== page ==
If you sold a home a few years back (or more), particularly in a competitive housing market, you may have received some emails or actual letters from prospective buyers who’d made an offer. Unfortunately, they’re not completely a thing of the past.
These “love letters” as they became known, are used to personalize an offer and help potential buyers stand out among others who are interested in a particular home. In these letters, people tell the seller something about themselves and explain why the home is just what they’ve been looking for. Photos are often included so that sellers can see what a nice couple/family could be living in their home.
Typically, home sellers are going to choose a buyer based on who has the best, most solid offer. However, if an offer is not accepted, people can be left with a nagging feeling that being turned down had something to do with their identity – which can be illegal.
That’s why the National Association of Realtors (NAR) has advised its members not to accept or forward on “love letters.” Even if the choice of a buyer was made solely on the basis of their offer, the seller and the agent could be accused of violating the Fair Housing Act.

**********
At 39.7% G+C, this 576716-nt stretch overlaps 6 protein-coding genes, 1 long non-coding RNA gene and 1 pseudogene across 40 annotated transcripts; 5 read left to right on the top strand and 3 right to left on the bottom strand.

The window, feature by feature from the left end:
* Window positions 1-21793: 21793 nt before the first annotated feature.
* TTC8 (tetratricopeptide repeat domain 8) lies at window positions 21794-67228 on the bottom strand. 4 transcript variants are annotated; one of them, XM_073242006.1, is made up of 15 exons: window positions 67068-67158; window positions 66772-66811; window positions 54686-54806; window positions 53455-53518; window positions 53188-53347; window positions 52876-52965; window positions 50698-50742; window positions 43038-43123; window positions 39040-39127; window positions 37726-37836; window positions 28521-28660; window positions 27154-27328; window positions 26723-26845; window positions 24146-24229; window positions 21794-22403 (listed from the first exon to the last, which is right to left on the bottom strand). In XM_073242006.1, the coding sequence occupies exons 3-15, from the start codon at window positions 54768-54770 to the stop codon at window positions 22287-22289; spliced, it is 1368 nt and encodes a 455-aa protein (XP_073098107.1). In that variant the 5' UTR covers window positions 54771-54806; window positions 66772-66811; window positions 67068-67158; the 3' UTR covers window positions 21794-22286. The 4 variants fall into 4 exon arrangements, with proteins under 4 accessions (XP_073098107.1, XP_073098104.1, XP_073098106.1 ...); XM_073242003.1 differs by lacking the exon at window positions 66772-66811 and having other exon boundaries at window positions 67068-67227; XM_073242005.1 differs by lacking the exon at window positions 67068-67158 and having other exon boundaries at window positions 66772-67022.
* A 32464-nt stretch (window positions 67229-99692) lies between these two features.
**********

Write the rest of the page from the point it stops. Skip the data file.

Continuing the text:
Who’s protected under fair housing laws?
This federal law helps protect people from being denied housing on the basis of a number of protected characteristics. Connecticut includes even more characteristics. In addition to race, ancestry, gender, religion and others, it’s illegal in Connecticut to discriminate based on characteristics like:
- Sexual orientation
- Gender identity or expression
- Disability (physical or mental)
- Family status
- Legal source of income
The more you personally know about a prospective buyer who’s in a protected class, the greater the risk is that you’ll face legal issues like a fair housing complaint. At the very least, this can delay the sale of your home. It could result in litigation and penalties.
Your real estate agent shouldn’t be sending you “love letters” from any prospective buyers. If they do, or if you are sent one directly by the prospective buyer or their agent, your best bet is not to look at it. If it’s an email, don’t even open it. Potential land mines like these are why it’s always wise to have legal guidance as you sell your home.